Sunday, December 10, 2006

Not dark yet...

But it's getting there. So, as a timewasting distraction before jumping back into my paper (which, I realized last night, only needs to be 15 pages, whereas I have notes for a paper that would be, oh, 50 or 60 pages - double-spaced, that is), I'm staring at the computer screen and doing my best to be non-productive and restful before writing a paper that will, undoubtedly, revolutionize R.W. Fassbinder scholarship... hehe, heh, *sigh*. I just kept watching, and just kept reading, and just have this huge surplus of disconnected notes about the relationship between voice (new!) and gaze (it's been done), and the weird abstract space/image/time in some, maybe most, of his films. The idea to connect Michel Chion's concept of the acousmetre (well, I guess it's a Pierre Schaeffer concept, but Chion's the one who applied it to film) to the semi-diegetic narrations of In a Year of 13 Moons was kind of a late-breaking lightning bolt that added an extra day to the writing and an extra $23.05 to my credit card bill (for Chion's The Voice in Cinema). The acousmetre is basically a voice that's not tied to a visible source, or, more specifically, a mouth. And, because it isn't attached to a body, it doesn't have to obey the same physical rules as an actual person, often taking on a kind of vaguely omniscient, omnipotent, panoptic quality - as in the old horror movie saw where the phone rings and the threatening caller tells the helpless, virginal blonde that "I'm watching you right now!!!" and then appears from out of nowhere brandishing a gigantic, sharp phallic object of some sort, like a knife or a harpoon.

And by expanding the Lacan-bating emphasis on the look and to-be-looked-at-ness in Fassbinder's films to the voice-inclusive idea of "perception," which explains not only the nicely avant garde feeling that his characters often seem to be posing for the camera, but that they often have a compulsive need to talk, usually either telling their own stories or talking either themselves or someone else into something. The visual is, of course, much more effective, and more trusted - by both characters and the audience. So, any time there's a reliance on the voice, usually as the alternative to an unseen image but sometimes when characters are trying to talk away visuals that are evident if not obvious, Fassbinder overcompensates. That overcompensation can come in the form of dramatic histrionics (though rarely if ever from the protagonist, with Petra von Kant being the most obvious exception), but usually this comes in the form of an excess of audio-visual artifacts and mannerisms scattered around the screen: cluttered frames, busy and distracting soundtracks, allusions to other films, music, etc.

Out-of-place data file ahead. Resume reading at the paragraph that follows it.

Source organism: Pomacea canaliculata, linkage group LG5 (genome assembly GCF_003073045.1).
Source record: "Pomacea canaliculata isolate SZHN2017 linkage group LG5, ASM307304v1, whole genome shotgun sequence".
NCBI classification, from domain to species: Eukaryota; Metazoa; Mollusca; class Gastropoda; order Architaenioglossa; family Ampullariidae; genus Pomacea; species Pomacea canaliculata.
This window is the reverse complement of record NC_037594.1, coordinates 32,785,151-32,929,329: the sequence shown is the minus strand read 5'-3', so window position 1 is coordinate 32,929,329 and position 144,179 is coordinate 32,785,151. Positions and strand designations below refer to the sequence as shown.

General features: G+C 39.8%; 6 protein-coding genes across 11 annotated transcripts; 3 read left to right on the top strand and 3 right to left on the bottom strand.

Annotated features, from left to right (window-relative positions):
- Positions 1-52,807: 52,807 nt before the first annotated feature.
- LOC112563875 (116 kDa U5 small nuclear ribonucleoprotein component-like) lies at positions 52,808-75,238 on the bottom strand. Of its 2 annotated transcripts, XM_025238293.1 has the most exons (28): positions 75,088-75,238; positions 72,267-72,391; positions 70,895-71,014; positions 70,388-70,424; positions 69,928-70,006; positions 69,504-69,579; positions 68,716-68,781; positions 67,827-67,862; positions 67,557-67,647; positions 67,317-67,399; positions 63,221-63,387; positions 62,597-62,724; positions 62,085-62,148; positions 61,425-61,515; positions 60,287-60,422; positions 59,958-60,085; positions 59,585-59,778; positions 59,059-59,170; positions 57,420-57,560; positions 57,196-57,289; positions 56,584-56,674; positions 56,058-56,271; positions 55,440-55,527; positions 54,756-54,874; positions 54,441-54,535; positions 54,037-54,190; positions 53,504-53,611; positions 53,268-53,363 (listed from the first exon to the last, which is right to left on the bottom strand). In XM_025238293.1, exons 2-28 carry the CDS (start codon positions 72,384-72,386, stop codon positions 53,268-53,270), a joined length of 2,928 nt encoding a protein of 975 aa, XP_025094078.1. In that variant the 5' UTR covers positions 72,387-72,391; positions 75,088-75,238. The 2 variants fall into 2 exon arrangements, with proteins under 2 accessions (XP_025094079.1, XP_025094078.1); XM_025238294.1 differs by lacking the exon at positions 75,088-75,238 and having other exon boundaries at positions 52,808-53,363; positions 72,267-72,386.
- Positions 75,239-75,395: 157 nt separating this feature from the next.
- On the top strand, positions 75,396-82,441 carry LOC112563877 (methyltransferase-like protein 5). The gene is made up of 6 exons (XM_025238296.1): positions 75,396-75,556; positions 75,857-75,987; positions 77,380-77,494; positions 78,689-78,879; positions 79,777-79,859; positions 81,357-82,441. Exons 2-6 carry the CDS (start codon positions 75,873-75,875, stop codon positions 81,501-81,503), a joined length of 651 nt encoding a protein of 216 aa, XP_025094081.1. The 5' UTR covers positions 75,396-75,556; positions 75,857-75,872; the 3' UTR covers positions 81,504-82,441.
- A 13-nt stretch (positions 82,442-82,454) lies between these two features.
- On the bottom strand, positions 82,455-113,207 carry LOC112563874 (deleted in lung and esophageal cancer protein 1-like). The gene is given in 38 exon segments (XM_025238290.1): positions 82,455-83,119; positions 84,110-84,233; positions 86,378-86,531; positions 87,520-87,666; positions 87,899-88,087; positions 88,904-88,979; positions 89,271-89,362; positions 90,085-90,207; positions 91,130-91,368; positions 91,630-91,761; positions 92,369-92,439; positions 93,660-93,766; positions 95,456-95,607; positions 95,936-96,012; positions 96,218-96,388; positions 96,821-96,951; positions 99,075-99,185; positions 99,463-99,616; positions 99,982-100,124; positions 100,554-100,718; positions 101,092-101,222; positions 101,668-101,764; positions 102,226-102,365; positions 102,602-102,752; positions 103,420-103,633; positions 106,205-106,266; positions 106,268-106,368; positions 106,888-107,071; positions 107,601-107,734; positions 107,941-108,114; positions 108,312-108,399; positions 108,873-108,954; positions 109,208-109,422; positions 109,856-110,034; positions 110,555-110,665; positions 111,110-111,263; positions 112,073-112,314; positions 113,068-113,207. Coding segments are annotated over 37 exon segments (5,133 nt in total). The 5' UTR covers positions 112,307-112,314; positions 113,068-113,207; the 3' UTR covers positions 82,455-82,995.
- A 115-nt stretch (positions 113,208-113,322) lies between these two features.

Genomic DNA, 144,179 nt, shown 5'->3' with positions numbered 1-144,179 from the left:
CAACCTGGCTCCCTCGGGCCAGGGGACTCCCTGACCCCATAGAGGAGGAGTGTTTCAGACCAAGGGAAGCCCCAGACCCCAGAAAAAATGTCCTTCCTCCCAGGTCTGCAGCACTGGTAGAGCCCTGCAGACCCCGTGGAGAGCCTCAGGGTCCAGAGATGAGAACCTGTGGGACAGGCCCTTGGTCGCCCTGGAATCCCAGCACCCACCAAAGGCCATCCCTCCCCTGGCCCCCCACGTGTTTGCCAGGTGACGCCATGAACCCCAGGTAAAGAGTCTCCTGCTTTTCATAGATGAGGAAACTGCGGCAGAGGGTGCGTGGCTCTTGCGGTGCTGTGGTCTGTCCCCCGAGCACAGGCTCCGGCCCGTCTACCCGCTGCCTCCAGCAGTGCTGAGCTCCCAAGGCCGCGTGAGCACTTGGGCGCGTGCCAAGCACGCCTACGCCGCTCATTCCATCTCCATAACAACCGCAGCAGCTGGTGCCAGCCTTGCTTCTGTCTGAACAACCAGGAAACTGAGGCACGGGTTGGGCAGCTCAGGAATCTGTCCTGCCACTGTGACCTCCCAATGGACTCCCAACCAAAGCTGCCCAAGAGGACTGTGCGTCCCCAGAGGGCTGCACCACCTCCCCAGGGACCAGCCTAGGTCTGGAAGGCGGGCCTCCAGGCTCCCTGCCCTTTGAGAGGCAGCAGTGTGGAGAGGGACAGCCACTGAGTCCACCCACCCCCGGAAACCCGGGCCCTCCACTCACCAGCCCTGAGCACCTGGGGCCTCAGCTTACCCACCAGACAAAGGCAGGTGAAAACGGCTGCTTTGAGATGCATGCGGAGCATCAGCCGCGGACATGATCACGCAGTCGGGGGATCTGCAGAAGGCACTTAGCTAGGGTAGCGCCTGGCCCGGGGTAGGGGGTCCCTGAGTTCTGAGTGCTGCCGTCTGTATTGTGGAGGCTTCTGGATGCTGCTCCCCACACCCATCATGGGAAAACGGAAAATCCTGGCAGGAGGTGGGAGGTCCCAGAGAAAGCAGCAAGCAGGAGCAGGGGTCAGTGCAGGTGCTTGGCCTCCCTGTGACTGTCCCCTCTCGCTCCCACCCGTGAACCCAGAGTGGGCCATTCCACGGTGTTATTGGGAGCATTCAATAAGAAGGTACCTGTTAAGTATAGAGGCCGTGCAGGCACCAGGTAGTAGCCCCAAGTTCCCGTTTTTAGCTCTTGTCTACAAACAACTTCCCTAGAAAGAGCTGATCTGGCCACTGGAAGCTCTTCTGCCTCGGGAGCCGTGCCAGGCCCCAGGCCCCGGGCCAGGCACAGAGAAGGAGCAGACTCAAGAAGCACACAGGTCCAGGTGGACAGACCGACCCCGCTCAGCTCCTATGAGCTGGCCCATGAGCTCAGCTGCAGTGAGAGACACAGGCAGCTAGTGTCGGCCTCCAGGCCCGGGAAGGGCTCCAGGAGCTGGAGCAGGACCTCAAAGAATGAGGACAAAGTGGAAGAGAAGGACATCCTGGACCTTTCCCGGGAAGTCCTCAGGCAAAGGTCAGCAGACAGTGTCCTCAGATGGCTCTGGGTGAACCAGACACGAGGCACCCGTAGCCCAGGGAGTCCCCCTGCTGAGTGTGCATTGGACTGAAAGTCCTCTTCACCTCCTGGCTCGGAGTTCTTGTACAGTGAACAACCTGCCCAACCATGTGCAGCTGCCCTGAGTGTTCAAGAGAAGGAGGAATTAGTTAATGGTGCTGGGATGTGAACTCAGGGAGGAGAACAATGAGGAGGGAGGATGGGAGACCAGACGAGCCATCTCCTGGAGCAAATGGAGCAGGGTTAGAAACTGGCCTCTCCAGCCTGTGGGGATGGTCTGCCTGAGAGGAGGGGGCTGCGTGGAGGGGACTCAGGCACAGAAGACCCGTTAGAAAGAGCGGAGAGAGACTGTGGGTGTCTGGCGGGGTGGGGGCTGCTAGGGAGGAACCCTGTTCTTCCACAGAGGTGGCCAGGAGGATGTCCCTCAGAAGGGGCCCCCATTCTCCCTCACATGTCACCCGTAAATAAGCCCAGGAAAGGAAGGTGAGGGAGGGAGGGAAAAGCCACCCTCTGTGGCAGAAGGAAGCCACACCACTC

Since I started writing, I've noticed sometimes, as with Querelle, In a Year of 13 Moons and Katzelmacher, Fassbinder seems to be pitting the voice explicitly against the image. In Querelle, the narration goes above and beyond what we're shown, commenting on the action without confirming or contradicting the image; the characters go through a ritualistic verbal denial of their own sexuality throughout the film, even when their pants are around their ankles; finally, Jeanne Moreau's character reads tarot cards at the beginning of the film, launching the action by mentioning Querelle, and then again at the end - when she discovers on her second reading that she was mistaken, with the words "I was wrong. You never had a brother!" she effectively erases the entire film as nothing more than a "mistake," a fever dream that never happened. But even though these various kind of verbal commentary actually do take control of the narrative, the vivid, hallucinatory images are powerful in an entirely different way, one that can't be erased by mere words. Etc.

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